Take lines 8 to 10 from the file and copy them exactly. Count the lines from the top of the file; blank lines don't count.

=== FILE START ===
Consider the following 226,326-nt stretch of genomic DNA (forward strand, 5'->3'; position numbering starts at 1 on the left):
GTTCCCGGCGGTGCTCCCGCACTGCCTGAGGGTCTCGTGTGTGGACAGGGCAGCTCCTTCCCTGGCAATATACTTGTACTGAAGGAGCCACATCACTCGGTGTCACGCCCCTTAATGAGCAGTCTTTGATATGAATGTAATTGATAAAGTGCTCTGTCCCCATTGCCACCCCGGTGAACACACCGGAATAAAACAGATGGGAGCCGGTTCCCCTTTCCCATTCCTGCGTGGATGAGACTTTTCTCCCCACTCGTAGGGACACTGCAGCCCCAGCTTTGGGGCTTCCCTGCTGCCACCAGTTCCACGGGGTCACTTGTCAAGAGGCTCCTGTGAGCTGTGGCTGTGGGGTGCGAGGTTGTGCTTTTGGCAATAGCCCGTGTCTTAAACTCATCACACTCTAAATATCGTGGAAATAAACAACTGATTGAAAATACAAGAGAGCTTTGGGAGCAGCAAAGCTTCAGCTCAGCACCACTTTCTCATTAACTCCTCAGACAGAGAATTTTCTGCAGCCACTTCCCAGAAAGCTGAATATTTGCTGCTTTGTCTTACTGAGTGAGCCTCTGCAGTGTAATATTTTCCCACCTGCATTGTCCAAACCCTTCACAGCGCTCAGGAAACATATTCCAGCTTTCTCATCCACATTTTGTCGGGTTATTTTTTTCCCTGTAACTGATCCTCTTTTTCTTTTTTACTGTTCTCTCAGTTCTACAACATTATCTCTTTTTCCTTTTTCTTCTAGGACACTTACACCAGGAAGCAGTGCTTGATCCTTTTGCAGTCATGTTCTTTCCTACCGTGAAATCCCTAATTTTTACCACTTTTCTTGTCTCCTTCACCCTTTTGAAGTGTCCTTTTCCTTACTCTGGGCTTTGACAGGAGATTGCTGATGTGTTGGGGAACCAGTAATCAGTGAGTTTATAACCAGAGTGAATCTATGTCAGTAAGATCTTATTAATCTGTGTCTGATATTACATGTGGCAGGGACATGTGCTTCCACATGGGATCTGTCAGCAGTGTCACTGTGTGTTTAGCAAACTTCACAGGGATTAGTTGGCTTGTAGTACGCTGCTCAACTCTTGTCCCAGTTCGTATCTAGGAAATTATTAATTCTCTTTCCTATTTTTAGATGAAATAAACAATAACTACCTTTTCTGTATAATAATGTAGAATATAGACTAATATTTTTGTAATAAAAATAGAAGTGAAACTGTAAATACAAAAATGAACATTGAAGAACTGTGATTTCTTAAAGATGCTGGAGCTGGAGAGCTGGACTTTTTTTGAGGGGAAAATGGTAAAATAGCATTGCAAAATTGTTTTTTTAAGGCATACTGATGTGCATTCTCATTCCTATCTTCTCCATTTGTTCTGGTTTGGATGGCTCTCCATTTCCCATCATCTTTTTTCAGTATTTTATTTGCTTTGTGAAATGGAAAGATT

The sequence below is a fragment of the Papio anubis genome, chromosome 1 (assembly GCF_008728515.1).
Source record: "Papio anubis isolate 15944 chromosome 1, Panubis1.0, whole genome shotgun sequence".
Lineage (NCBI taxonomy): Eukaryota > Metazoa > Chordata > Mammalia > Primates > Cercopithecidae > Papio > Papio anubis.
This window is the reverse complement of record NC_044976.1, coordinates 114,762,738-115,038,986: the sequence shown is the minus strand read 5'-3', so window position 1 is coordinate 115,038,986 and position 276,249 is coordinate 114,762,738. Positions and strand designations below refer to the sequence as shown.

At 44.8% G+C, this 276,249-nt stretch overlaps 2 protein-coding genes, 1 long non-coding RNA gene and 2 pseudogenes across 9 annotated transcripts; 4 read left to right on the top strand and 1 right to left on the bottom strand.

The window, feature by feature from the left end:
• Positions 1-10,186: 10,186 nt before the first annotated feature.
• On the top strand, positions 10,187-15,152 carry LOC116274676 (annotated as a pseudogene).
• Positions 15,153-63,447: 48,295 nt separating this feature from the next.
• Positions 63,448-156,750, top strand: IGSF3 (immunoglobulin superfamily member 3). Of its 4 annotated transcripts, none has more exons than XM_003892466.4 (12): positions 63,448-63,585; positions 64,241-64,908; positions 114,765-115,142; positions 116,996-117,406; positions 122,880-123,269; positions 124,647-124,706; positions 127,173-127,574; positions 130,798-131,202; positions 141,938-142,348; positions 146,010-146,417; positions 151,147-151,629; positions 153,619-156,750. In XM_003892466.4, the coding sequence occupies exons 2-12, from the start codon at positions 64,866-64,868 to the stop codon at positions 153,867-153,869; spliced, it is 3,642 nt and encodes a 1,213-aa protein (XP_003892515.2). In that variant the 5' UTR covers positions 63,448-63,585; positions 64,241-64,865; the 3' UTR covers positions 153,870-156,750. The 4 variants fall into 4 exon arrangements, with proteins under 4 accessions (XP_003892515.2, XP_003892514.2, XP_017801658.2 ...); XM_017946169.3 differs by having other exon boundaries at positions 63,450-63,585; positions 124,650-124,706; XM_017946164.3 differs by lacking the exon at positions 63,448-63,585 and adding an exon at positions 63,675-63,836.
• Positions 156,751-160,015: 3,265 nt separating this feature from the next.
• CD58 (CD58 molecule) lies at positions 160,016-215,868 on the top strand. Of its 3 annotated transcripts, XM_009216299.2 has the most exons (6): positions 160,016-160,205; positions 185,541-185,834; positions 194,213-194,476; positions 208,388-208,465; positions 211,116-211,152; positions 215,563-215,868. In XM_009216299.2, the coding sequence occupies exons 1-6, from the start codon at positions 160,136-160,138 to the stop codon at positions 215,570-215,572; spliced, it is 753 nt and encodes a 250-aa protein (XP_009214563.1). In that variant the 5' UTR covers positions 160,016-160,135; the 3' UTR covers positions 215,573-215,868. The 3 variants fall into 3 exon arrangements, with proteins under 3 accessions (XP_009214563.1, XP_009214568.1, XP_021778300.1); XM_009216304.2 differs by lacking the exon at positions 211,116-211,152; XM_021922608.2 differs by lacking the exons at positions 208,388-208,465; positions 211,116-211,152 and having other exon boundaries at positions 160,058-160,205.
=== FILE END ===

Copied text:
The window, feature by feature from the left end:
• Positions 1-10,186: 10,186 nt before the first annotated feature.
• On the top strand, positions 10,187-15,152 carry LOC116274676 (annotated as a pseudogene).